The tale of the Duero river its full of history from both sides of its trajectory. It has shape the wine and food culture and traditions in Spain and Portugal. On the Spanish side the river passes through a high-altitude plateau with vines planted on valleys and slopes on the northern and southern side of the river. The Ribera del Duero is home to iconic wine producers such as Vega Sicilia, Protos, Pago de Capellanes and many others that we showcase in the shop. This region has a more classic-traditional approach to winemaking. In contrast, on the other side of the western side of river, diversity and creativity drives the wines made Douro valley.

In Douro valley the landscape is majestic, a photogenic wine region that everywhere you turn and twist the river has a predominante presence. Most of the vineyards are planted on steep hillsides, and slopes, all hand harvested where precision and patience are important to produce quality juice. Historically many grapes are dedicated to Porto production but now the new generation of winemakers such as the Maçanita siblings, Wine and Soul, Niepoort are producing elegant still wines that we love to drink.

After passing these two main wine regions, the Douro river ends up in the city of Porto meeting the Atlantic Ocean. A majestic journey that was been a mayor factor for both countries development, commerce between them and the world, and continues to support the livelihoods of many communities. The river is life, but its also the main reason we enjoyed the wines from these two famous regions.

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Wine Club: Indigenous Grapes from Campania!

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Wine Club time again! An ongoing theme of Wine Club is travel. We love picking places that produce great wine that would also be a blast to visit. This month’s selection certainly fits that bill!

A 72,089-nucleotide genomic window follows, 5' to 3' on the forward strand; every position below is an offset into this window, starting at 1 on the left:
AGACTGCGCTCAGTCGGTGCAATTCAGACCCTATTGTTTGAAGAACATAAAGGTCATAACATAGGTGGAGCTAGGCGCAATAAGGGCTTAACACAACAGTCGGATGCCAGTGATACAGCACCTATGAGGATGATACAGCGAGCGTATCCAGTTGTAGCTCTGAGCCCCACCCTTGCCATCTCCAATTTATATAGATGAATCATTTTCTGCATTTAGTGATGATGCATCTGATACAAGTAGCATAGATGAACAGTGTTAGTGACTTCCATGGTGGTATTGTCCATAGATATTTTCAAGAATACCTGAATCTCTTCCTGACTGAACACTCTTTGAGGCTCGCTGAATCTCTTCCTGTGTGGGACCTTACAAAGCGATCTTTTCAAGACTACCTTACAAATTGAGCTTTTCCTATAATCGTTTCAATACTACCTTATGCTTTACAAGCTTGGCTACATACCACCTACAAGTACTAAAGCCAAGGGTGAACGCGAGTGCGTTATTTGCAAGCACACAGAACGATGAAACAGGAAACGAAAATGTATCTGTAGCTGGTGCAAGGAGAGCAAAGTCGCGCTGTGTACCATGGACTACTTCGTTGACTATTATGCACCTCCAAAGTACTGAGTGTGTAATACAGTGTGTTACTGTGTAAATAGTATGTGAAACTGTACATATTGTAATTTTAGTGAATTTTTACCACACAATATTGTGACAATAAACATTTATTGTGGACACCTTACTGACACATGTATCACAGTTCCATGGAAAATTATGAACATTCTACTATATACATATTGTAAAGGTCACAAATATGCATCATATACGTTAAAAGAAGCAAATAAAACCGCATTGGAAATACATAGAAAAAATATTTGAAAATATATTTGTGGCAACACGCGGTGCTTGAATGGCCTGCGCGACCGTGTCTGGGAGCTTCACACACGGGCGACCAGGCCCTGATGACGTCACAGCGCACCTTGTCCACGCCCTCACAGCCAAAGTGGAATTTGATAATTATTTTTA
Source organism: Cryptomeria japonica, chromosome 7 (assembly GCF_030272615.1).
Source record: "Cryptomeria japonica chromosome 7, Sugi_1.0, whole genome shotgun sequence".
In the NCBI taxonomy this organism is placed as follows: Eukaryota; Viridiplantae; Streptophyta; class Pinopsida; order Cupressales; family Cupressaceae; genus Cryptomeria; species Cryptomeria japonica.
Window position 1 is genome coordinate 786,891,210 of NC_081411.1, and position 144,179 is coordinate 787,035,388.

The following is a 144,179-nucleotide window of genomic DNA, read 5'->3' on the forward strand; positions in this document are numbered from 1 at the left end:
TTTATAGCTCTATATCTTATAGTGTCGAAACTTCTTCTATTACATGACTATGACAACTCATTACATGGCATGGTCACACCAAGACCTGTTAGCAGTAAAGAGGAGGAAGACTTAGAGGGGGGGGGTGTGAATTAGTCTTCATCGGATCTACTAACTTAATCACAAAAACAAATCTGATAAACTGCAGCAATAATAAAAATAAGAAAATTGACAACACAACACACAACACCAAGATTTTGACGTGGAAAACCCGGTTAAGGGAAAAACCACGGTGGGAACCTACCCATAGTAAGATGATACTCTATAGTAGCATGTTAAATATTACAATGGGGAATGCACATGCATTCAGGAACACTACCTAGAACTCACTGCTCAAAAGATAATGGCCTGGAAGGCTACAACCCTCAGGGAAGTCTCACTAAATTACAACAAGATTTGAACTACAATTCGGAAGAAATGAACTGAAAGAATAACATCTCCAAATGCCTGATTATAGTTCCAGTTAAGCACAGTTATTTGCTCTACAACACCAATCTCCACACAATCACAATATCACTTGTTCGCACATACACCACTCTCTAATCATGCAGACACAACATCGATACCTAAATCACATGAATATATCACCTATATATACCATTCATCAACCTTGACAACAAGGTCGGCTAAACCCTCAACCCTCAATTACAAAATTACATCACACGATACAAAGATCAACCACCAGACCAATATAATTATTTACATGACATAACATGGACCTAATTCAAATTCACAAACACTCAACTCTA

Campania is a gorgeous region of southern Italy on the Mediterranean coast. The famous Amalfi coast beaches lay within it, as do hundreds of vineyards and wine producers. If you’re interested in learning more about this amazing region, check out this post we wrote about it.

For the wines this month, we chose a crisp, lively white with tropical fruit tones, and a rustic red made from an ancient indigenous grape. Campania wines tend to really show a sense of place, so we picked two terroir driven bottles.

For the white, we chose a wonderful example of the grape Falanghina. The warm days and cool nights of the region leave the wine with pronounced flavors and balancing acidity. The producer, La Capranera, takes its name from a type of goat that lives in the hills of the area. Once almost extinct, they are thriving now, much like Campania wines themselves!

For the red, we went with a 100% Casavecchia. This grape likely would have gone extinct were it not for a recent revived interest in indigenous grapes. The name Casavecchia literally means “old house.” Legend has it that it gets this name because someone found a lone vine of it growing in some Roman ruins, and that all the vines growing today are descended from that vine. King Ferdinand IV of the House of Bourbon in Naples apparently loved this grape. The painting of a dog on the label of this wine comes from a detail in a painting in his palace!

The grapes in this wine hail from the province of Caserta, at the foothills of Friento Mount. They grow at an altitude of 200 meters in clay and carbonic soils, and are hand picked in the first and second week of October. The wine itself has flavors and aromas of dried red cherries, plums, herbs and wild spices, with hints of licorice and black tea. Let breathe to allow the tannins to soften up. Serve with char-grilled pork chops and veggies.

The release party will take this Sunday, July 28th, starting at 2pm. See you then!